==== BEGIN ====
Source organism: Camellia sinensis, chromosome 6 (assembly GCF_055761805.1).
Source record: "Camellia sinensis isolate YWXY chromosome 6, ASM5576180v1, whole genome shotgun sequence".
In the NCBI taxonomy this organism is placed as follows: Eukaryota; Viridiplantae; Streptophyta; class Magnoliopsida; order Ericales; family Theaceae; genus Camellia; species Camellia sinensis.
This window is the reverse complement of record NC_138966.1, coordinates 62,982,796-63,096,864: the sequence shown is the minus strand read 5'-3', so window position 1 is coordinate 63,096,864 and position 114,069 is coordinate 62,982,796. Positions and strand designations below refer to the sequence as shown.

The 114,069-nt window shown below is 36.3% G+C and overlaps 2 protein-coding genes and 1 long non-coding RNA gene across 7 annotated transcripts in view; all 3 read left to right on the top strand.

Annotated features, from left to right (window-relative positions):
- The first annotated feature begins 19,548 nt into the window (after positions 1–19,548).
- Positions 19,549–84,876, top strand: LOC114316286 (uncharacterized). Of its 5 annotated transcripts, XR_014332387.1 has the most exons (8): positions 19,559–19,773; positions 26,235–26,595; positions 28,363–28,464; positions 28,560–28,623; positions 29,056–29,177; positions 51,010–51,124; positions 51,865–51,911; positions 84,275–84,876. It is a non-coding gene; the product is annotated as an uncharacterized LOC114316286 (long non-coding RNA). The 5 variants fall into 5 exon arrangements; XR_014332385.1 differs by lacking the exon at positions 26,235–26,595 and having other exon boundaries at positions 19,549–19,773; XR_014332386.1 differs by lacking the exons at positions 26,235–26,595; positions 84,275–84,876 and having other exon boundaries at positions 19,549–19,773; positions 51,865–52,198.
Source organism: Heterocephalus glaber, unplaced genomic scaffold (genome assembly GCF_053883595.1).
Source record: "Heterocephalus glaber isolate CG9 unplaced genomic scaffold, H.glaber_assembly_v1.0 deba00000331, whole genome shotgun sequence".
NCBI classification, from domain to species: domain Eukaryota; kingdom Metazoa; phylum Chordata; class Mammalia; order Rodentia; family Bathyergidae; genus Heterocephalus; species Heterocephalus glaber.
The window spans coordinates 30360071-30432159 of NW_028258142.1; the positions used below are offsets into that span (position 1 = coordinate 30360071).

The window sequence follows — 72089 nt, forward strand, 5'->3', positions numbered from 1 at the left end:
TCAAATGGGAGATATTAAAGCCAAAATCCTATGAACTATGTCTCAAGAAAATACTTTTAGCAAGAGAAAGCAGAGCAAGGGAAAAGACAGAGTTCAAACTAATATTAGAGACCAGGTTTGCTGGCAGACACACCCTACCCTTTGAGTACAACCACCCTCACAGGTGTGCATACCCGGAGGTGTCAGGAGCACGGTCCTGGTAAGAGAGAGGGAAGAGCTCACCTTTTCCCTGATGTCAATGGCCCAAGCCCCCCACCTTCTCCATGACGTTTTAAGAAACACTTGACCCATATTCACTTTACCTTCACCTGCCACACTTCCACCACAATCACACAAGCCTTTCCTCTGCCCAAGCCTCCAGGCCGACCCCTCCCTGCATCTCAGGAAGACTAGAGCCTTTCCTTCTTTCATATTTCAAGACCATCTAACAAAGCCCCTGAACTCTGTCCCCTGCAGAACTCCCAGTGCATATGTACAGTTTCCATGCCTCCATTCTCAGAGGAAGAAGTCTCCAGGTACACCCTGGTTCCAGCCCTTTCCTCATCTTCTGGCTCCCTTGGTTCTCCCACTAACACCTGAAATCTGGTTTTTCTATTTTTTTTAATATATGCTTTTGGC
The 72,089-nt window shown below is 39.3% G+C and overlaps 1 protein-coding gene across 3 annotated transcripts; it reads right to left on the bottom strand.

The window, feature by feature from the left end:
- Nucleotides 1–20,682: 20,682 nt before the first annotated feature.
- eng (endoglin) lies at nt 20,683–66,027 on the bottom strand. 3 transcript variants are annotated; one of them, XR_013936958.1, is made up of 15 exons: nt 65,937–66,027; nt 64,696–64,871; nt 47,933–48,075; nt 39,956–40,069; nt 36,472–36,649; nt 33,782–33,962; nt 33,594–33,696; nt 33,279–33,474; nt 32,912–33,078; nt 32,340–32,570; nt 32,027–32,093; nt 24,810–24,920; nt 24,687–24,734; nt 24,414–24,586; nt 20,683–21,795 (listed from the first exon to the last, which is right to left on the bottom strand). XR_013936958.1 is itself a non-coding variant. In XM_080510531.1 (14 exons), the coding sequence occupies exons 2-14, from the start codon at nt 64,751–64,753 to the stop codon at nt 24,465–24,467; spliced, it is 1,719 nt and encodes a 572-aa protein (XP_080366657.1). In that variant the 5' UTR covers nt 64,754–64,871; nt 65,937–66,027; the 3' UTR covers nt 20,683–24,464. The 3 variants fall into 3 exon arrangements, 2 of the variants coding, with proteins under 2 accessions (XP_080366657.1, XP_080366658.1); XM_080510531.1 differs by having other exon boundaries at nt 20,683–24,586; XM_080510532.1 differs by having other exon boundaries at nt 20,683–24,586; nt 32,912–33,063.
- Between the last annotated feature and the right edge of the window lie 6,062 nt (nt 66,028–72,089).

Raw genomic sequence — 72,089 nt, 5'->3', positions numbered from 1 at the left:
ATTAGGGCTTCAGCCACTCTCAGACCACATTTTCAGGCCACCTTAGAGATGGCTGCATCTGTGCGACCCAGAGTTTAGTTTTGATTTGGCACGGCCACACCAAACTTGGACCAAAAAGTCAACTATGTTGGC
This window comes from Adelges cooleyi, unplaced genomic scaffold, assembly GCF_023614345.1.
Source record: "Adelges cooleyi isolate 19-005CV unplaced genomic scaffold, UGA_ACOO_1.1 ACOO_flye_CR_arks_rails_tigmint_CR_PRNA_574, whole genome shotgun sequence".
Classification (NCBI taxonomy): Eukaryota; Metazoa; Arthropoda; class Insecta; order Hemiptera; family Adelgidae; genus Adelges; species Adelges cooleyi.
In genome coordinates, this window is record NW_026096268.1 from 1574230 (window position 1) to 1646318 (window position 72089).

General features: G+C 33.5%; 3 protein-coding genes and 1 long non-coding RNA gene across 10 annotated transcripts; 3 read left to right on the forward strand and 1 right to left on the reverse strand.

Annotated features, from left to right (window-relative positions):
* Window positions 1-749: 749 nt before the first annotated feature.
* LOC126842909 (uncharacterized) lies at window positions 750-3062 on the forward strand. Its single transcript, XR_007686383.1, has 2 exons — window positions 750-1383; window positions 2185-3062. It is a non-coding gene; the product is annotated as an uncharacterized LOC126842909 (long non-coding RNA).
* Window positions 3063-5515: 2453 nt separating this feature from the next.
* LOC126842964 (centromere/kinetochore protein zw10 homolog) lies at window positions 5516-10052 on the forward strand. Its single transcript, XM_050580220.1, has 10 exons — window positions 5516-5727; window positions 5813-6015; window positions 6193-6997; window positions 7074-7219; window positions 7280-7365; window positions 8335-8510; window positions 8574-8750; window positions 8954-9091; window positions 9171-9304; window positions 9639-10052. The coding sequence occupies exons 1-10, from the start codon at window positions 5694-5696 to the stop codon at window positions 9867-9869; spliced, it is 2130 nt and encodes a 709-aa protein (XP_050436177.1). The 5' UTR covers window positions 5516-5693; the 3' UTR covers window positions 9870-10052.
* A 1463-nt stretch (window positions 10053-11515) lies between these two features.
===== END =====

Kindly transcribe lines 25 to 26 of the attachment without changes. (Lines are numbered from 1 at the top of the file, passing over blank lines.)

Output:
In genome coordinates, this window is record NW_026096268.1 from 1574230 (window position 1) to 1646318 (window position 72089).

General features: G+C 33.5%; 3 protein-coding genes and 1 long non-coding RNA gene across 10 annotated transcripts; 3 read left to right on the forward strand and 1 right to left on the reverse strand.